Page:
Well what an amazing few days that has been?
I was up and at em early on the Sunday morning and managed to thumb a rapid lift from Amiens to Albert.. Albert is the town that sat just behind the Somme front and the road leading from it, out towards Poziers was roughly the axis of the advance for the British and commonwealth forces.
I had a good hour in the museum, which is underground, and runs from under the church in the centre of the town. I was also Immensely happy that, just as I entered, so did a coach load of kids from Nottingham all aged about 13. Those who know me would again attest to how big a fan I am of loud kids running wild.....and this lot were letting rip!!
As they charged merrily about the museum, I starred longingly at the trench knives and spiked clubs on display and checked to see if any of the display cabinets were open...unfortunately (or probably fortunately) they were not. However one of the schoolgirls was looking at a display and as I passed she said to her friend “why didn’t they just say they weren’t going to fight anymore and just go home”.......the innocence, beauty and simplicity of that statemen I found quite moving.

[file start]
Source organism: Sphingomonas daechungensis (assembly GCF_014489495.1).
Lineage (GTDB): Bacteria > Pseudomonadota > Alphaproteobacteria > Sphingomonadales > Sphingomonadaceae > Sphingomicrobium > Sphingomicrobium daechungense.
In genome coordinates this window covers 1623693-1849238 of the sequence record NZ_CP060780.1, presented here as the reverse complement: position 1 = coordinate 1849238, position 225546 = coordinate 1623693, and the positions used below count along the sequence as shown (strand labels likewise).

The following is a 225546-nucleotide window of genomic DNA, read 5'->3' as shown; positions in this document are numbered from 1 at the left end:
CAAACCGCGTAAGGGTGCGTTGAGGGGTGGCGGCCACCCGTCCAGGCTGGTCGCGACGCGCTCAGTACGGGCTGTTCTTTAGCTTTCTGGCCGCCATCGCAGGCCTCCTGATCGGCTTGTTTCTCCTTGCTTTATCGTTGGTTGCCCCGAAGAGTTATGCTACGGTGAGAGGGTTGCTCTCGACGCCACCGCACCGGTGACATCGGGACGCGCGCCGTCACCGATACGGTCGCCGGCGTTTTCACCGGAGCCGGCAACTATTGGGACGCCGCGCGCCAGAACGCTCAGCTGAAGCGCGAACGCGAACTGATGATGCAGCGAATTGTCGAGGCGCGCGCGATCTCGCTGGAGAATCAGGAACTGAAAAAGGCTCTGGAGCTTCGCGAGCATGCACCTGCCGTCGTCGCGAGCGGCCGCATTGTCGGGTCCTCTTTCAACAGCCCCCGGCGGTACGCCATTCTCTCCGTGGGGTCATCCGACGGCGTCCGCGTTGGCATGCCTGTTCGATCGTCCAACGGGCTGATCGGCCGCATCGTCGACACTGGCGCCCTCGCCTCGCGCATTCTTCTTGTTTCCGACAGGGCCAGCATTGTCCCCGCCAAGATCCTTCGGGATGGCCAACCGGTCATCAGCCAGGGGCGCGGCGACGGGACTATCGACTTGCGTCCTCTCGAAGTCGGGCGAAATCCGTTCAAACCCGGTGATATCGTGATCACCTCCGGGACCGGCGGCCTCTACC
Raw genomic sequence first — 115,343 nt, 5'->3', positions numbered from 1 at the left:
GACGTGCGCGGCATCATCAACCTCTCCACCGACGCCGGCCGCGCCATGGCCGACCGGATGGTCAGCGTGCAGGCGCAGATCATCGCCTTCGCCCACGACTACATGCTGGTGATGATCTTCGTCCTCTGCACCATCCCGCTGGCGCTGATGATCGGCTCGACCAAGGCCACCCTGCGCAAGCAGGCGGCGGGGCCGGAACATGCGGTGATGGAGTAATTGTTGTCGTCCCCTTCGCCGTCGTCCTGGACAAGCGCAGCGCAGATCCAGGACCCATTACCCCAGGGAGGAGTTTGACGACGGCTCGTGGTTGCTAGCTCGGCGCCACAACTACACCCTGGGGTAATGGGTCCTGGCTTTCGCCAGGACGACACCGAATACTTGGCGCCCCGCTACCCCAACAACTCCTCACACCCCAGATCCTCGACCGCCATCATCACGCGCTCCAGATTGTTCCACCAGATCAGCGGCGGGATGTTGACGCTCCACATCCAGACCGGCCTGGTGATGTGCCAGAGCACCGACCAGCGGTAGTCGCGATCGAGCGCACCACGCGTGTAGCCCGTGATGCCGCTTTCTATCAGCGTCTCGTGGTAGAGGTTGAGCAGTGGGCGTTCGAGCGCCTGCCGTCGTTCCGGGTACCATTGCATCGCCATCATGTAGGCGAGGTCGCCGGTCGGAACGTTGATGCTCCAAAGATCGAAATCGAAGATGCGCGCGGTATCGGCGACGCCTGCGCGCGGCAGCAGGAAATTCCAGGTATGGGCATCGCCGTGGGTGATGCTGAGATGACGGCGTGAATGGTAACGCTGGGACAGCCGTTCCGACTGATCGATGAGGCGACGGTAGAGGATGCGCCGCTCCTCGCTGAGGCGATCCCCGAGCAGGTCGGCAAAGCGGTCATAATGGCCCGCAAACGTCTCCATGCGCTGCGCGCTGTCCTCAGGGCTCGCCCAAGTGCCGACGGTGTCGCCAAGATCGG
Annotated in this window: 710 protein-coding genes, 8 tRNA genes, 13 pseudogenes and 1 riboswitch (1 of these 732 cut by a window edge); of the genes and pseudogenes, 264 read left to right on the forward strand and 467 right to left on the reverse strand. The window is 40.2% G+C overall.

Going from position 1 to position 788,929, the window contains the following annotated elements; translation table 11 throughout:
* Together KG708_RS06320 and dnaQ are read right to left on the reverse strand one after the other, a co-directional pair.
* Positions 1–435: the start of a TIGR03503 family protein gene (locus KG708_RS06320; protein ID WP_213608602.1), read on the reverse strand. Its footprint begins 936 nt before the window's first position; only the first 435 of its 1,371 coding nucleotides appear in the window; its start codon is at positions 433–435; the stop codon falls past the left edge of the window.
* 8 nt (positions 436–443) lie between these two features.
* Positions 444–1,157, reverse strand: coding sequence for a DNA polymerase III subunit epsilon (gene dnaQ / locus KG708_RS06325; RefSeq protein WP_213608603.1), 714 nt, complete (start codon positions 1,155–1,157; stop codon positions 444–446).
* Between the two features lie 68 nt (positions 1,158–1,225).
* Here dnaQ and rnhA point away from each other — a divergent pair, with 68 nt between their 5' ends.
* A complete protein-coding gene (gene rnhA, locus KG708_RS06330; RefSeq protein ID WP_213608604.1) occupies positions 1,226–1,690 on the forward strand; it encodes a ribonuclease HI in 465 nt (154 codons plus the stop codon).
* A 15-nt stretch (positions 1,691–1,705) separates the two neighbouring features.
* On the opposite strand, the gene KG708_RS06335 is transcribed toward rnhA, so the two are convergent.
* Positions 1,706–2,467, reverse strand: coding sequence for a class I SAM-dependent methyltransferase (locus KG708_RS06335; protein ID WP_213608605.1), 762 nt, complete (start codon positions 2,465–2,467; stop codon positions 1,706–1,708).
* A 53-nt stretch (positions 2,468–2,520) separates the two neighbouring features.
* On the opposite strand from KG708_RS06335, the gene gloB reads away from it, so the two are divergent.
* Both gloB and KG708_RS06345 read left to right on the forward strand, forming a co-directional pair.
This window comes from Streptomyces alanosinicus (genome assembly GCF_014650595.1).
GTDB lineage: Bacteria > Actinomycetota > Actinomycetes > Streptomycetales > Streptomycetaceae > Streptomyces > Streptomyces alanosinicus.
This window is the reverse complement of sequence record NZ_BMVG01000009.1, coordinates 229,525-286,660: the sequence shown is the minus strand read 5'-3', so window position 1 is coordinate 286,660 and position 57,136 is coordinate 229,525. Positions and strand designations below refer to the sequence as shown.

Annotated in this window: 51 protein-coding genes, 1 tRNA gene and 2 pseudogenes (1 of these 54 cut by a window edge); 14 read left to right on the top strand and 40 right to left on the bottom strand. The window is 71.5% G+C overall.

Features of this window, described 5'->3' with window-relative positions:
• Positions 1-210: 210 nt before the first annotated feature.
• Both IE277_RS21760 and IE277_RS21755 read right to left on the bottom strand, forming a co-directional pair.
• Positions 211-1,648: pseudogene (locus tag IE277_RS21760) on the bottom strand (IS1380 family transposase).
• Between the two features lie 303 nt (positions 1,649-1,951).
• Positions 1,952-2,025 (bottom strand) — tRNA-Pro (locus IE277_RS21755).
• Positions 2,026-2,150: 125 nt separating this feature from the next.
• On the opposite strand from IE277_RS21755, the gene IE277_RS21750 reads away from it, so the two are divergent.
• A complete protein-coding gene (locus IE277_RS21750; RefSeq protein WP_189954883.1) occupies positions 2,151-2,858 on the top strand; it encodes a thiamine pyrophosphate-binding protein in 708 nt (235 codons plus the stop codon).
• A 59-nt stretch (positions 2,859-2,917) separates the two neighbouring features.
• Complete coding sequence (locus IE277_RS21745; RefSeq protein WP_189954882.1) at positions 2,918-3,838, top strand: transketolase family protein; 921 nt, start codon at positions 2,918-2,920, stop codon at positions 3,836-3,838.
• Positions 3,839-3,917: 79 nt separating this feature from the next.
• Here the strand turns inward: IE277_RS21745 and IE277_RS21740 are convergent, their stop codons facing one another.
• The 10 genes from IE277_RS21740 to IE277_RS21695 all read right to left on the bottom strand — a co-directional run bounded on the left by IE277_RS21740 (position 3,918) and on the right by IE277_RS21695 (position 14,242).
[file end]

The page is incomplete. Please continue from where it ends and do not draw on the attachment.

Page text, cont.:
From Albert I walked along the old Roman road to La Boisselle. It was on this road, right infront of the village, where the German & British frontline trenches were just 25 meters apart and this was the point, where 100 years later, I entered the Somme Battlefield and started what was to be an amazing couple of days.
I headed just outside the village to what is known as the ‘Lochnagar Crater’. It was here on the 1st July 1916, at 07:28 that the British detonated an underground mine, beneath the German frontline trenches, to start the battle of the Somme. If you have seen footage of the Somme, you will have seen the pictures of this mine exploding........or so I thought??
As I approached the crater I was met by a woman who had just driven past me and had seen my SSAFA flag. She was leading a multi fath outing from Nottingham (again), who were currently viewing the crater.